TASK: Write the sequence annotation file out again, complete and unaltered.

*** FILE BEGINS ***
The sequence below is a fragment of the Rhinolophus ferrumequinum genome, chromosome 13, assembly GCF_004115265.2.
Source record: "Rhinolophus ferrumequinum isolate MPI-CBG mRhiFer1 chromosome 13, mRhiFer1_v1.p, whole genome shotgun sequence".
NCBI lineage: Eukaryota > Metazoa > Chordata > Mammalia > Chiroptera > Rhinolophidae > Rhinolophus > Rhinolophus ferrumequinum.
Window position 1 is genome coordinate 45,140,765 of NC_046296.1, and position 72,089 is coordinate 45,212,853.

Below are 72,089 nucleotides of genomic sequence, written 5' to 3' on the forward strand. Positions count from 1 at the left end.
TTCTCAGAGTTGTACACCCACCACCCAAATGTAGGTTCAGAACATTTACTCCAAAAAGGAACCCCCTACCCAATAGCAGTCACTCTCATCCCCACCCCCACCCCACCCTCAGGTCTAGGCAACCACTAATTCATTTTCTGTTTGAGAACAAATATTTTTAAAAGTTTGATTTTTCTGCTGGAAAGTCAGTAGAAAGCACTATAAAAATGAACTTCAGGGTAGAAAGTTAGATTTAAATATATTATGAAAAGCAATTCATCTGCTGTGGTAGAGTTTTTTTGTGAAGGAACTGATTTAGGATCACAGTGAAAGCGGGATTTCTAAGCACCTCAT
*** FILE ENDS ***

The sequence below is a fragment of the Rhinolophus ferrumequinum genome, chromosome 13, assembly GCF_004115265.2.
Source record: "Rhinolophus ferrumequinum isolate MPI-CBG mRhiFer1 chromosome 13, mRhiFer1_v1.p, whole genome shotgun sequence".
NCBI lineage: Eukaryota > Metazoa > Chordata > Mammalia > Chiroptera > Rhinolophidae > Rhinolophus > Rhinolophus ferrumequinum.
Window position 1 is genome coordinate 45,140,765 of NC_046296.1, and position 72,089 is coordinate 45,212,853.

Below are 72,089 nucleotides of genomic sequence, written 5' to 3' on the forward strand. Positions count from 1 at the left end.
TTCTCAGAGTTGTACACCCACCACCCAAATGTAGGTTCAGAACATTTACTCCAAAAAGGAACCCCCTACCCAATAGCAGTCACTCTCATCCCCACCCCCACCCCACCCTCAGGTCTAGGCAACCACTAATTCATTTTCTGTTTGAGAACAAATATTTTTAAAAGTTTGATTTTTCTGCTGGAAAGTCAGTAGAAAGCACTATAAAAATGAACTTCAGGGTAGAAAGTTAGATTTAAATATATTATGAAAAGCAATTCATCTGCTGTGGTAGAGTTTTTTTGTGAAGGAACTGATTTAGGATCACAGTGAAAGCGGGATTTCTAAGCACCTCAT